Which research can you believe?

Indeed there are a great many so called "studies" being referenced in print,  television, and radio, supporting just about every viewpoint and agenda imaginable. One way to increase confidence in a study's findings is to consider only those which are published in a "refereed" journal. These are publications whose articles are reviewed by professionals in the same field before the study is permitted to be published. They judge whether the study was conducted, and the results evaluated, using known and trusted processes. The most frequently referenced type of study is known as a correlation study.  Let us take a look at just what one of these can tell us, and just as important, what it cannot.

Generally, correlation studies attempt to show how frequent event "A" occurs in the presence of event "B" within a specified group or population. To make this more clear, here are some sample questions that might be answered with a correlation study.

Research tells us that for the first question, there is a high degree of negative correlation between a high school senior's grades and his or her use of illegal drugs. That is to say, the higher the scholastic performance of a senior, the less likely he or she is to also use drugs.

A good guess for the other question would be that there is a high positive correlation between the number of years a U.S. citizen drives and the age at death. In other words, the older a person is when he or she dies, the more likely it is that the person has a long history of driving.

Neither of these results come as a surprise. What is surprising, however, is the use to which they are put by undiscerning teachers, counselors, authors, and media personalities.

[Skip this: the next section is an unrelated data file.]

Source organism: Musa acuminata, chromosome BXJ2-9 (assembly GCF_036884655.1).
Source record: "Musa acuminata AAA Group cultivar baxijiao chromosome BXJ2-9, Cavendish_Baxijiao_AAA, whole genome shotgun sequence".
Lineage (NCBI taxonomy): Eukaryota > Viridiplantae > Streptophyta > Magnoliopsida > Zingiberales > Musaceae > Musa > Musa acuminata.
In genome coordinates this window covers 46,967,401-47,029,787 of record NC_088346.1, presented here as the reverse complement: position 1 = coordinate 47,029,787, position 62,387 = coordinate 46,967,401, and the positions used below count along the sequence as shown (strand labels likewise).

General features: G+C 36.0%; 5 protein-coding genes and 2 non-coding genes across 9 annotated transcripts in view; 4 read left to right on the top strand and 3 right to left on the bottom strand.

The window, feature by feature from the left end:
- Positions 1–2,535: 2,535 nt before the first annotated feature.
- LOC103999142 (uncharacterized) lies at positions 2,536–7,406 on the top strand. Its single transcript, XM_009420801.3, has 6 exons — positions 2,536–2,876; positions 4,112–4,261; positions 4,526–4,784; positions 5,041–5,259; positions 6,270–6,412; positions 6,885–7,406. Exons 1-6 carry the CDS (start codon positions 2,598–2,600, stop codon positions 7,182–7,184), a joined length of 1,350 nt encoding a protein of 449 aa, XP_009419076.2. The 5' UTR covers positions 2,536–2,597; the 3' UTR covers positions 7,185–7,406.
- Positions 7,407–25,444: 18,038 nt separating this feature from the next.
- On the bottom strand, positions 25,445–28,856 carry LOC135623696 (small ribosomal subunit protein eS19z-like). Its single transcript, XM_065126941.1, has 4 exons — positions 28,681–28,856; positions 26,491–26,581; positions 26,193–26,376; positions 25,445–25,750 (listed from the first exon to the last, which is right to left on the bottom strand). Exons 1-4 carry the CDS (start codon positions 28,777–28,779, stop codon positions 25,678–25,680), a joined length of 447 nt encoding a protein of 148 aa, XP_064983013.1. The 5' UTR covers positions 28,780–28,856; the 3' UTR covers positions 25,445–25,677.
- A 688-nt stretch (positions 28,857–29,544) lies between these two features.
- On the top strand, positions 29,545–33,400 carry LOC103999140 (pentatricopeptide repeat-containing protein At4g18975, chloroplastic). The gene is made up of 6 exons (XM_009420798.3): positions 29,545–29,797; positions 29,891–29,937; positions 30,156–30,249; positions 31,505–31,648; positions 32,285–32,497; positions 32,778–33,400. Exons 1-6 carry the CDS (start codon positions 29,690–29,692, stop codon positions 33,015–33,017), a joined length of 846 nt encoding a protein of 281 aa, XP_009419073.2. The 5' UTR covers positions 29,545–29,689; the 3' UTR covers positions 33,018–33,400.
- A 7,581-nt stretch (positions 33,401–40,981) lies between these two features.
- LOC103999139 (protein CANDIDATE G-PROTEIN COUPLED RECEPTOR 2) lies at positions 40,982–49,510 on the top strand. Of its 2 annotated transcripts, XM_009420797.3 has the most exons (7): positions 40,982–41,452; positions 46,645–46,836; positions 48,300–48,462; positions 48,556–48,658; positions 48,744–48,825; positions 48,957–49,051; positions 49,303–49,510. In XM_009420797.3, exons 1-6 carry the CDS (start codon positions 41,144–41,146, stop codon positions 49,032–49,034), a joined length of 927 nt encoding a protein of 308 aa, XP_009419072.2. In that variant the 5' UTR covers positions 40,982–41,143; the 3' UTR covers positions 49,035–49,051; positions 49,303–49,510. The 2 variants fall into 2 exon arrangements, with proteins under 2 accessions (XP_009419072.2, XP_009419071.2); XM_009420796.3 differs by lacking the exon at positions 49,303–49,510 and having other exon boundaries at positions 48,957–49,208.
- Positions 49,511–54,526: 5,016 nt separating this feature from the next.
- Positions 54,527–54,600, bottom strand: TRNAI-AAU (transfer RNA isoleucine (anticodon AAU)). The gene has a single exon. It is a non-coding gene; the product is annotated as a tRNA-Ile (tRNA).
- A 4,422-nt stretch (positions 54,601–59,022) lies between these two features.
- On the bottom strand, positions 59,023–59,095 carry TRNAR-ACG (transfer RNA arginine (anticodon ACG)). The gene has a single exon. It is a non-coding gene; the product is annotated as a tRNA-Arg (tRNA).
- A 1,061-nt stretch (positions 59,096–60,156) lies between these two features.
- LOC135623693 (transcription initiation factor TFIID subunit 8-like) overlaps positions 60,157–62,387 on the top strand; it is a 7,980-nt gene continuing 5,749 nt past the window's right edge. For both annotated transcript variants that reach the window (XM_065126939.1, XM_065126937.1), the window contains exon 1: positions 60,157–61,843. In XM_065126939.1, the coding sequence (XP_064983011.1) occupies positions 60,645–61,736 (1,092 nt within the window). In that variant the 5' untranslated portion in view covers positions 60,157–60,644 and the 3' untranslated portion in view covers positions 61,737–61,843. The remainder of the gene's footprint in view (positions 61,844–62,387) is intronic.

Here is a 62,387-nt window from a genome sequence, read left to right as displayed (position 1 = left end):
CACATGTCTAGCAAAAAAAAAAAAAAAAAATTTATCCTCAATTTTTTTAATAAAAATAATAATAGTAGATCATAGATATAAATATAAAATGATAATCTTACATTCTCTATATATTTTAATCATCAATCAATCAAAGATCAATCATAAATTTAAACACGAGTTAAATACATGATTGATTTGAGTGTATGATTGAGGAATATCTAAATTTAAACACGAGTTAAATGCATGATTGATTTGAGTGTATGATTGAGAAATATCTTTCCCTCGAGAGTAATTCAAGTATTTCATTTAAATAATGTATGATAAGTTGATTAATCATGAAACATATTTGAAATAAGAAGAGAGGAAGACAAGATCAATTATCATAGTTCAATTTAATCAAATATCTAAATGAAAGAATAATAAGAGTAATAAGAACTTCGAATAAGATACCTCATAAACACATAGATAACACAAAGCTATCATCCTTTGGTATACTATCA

For the first question, it is quite common for advocates of better education to exclaim: "See, I told you so! If we could get are kids to do better in school, they would not use drugs as much." For those campaigning for stronger drug enforcement, they would exclaim: "See, I told you so! If we could get drugs out of the hands of our youth, their grades would improve." From a scientific standpoint, that correlation study does not tell us much at all as to  if or how one event "causes" the other.

To show how ridiculous those kinds of conclusions from a correlation study can be, take a look at the second question.  Here we see that the older a person is when he or she dies, the more likely he or she is to have many years of experience driving an automobile. The obvious(?) conclusion is either that driving a great many years results in you dying at an older age or, even more ridiculous, that dying at an older age makes you a more experienced driver.

Counselors with weak education backgrounds in psychology or professional counseling are frequently guilty of misusing statistics to persuade a client to alter a behavior. A well meaning counselor might, for example, tell a client not to move in with his or her lover prior to marriage because the statistics show that doing so will put them at higher risk of divorce. It is true that those who live together prior to marriage have a significantly higher divorce rate than those who do not, but to say that living together "causes" a higher risk of divorce is not only questionable, it directs attention away from the factor that is responsible for the higher risk so that the client is not helped by confronting the root issue.

Despite the error of misusing correlation studies to prove one variable causes another, the race goes on to inundate the public with quick and easy correlation studies to get the consumer to support one thing or another, to vote one way or another, to buy a certain product or food, to make a change in lifestyle, or just plain get alarmed over something. The more we learn about the science of research, the less we will be emotionally whipped about by zealous folks with an agenda. To that end I suggest reading a serious book on statistical research such as Fundamentals of Educational Research by Thomas K Crowl or, on the lighter side, Statistics for Dummies.